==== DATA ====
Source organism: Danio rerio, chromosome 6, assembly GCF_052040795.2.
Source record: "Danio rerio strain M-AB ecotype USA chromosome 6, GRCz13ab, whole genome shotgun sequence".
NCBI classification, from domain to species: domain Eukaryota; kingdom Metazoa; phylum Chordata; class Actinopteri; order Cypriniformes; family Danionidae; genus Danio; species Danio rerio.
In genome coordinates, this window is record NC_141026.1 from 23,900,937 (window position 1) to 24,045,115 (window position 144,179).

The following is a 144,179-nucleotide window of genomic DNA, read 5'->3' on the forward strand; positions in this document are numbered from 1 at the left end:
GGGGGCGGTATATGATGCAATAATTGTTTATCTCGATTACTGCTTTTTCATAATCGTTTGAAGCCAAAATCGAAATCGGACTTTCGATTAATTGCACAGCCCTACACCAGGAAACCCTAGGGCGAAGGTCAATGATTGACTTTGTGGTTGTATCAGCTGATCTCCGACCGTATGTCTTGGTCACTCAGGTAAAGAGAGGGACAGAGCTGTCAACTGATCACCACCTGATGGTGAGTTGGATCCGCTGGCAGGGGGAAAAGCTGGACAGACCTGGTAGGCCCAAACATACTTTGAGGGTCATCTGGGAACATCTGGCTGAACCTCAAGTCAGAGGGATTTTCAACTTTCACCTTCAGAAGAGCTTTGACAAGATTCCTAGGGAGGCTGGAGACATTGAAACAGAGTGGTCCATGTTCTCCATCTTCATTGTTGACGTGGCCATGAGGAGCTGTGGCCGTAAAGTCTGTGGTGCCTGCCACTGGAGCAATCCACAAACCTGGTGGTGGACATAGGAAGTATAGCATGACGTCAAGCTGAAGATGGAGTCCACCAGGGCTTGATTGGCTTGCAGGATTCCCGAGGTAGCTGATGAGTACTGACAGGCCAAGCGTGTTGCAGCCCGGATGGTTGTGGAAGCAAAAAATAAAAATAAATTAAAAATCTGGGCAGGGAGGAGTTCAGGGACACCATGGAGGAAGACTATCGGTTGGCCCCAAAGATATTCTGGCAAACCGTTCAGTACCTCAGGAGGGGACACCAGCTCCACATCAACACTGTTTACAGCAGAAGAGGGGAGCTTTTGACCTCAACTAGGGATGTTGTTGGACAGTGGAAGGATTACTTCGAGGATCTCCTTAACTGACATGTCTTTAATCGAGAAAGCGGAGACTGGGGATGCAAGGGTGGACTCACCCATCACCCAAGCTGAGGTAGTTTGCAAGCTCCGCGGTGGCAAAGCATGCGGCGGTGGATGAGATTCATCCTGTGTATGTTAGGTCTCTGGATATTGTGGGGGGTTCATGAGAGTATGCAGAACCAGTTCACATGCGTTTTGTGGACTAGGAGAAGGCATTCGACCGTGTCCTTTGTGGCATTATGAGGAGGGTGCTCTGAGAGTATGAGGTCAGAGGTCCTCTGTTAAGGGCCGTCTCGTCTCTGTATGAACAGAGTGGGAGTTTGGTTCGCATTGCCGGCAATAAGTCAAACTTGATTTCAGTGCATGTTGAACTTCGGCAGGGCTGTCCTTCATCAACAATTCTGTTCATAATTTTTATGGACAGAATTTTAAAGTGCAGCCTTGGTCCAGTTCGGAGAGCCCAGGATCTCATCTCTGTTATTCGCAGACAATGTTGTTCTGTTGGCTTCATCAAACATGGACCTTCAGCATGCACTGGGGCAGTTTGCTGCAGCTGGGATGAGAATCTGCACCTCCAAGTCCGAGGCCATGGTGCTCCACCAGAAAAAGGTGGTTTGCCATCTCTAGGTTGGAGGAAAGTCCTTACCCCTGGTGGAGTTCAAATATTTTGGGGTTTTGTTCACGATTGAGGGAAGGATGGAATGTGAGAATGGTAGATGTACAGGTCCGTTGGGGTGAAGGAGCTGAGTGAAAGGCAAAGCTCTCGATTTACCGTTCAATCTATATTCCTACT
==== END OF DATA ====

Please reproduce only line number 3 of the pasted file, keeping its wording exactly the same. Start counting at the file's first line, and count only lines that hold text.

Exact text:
NCBI classification, from domain to species: domain Eukaryota; kingdom Metazoa; phylum Chordata; class Actinopteri; order Cypriniformes; family Danionidae; genus Danio; species Danio rerio.